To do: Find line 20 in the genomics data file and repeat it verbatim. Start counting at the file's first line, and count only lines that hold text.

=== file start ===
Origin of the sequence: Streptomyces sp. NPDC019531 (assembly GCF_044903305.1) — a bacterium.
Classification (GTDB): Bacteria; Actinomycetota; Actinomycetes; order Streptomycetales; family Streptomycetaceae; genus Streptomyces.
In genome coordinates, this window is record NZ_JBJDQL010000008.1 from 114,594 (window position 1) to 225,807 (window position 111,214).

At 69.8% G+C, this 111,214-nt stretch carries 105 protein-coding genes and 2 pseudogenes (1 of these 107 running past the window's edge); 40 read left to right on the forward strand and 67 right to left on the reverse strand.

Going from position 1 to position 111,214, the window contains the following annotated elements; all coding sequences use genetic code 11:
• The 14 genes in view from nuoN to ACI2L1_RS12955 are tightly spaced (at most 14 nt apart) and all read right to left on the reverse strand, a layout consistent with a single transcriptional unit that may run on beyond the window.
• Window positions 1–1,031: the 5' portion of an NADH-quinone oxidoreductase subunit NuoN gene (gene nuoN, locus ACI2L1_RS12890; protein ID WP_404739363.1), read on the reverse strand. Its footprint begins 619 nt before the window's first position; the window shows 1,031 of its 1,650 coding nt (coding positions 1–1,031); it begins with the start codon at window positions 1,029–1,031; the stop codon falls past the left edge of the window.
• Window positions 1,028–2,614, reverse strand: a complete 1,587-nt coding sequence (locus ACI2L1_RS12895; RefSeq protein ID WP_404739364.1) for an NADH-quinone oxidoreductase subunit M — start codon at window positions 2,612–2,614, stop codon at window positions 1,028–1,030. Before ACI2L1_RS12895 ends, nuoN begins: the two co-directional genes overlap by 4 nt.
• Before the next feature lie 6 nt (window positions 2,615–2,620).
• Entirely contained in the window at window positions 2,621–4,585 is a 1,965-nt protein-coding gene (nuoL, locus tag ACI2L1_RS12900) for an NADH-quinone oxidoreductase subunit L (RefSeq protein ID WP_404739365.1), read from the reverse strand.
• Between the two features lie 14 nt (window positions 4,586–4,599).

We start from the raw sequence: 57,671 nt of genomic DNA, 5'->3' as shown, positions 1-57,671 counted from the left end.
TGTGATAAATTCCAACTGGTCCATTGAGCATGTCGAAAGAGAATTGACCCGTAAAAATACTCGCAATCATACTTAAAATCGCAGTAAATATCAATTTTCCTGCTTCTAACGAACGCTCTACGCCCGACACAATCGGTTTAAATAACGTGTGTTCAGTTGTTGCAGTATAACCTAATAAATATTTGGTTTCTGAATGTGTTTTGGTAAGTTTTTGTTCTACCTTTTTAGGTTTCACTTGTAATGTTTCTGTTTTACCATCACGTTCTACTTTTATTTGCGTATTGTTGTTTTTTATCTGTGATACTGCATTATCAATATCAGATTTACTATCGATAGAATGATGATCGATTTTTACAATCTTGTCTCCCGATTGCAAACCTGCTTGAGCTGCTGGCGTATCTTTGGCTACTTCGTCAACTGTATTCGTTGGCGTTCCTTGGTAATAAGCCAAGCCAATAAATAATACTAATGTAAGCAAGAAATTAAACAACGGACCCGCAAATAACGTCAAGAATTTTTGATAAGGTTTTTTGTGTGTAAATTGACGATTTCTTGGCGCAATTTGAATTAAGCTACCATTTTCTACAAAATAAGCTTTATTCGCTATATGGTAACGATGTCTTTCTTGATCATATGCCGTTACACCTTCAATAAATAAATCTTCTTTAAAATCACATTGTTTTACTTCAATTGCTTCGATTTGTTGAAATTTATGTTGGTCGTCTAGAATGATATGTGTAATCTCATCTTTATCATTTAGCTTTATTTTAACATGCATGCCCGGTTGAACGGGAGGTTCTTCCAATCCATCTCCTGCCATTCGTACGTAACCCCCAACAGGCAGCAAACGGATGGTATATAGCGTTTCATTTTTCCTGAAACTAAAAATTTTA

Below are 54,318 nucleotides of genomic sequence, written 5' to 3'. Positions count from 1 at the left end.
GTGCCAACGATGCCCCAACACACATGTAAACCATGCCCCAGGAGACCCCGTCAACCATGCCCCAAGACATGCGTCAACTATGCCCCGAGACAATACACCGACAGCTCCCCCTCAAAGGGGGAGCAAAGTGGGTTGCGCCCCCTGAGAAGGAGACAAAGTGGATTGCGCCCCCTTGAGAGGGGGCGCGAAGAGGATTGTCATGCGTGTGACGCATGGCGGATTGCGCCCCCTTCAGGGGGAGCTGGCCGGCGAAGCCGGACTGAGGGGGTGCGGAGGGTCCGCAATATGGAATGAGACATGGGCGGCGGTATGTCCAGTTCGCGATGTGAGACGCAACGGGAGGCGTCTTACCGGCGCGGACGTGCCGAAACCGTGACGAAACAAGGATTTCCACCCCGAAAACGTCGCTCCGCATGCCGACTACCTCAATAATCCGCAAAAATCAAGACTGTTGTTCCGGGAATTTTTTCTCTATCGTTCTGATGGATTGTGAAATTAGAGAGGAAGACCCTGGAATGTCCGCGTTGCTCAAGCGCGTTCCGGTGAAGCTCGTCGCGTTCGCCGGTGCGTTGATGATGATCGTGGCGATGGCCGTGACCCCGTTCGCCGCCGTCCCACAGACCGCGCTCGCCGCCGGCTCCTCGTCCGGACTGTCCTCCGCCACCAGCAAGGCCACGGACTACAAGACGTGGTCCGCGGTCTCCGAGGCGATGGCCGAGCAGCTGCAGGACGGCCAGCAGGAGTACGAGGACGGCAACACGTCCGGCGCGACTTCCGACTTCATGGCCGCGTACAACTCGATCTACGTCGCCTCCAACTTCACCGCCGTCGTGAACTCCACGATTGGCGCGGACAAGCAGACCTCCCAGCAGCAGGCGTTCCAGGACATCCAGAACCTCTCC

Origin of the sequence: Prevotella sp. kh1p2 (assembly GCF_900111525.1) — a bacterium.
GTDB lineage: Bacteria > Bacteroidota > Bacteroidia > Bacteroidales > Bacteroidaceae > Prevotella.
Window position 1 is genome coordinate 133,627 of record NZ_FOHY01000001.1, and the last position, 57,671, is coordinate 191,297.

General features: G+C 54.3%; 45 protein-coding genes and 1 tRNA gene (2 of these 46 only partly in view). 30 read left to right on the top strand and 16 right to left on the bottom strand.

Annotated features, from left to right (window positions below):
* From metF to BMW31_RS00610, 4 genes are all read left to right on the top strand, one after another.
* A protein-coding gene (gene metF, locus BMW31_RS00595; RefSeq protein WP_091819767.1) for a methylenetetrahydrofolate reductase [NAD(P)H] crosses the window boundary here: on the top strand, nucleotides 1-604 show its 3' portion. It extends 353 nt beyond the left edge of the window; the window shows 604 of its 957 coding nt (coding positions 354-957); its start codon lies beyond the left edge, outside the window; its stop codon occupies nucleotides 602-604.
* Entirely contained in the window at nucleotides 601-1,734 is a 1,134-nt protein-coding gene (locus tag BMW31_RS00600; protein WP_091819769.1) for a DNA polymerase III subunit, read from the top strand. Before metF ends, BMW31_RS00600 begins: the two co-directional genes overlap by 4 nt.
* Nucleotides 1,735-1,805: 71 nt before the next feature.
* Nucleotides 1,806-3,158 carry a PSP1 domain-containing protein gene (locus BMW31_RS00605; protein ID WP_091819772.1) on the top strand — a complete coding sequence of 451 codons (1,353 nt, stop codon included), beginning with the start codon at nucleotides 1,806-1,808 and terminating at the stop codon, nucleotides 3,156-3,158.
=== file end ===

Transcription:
Annotated features, from left to right (window positions below):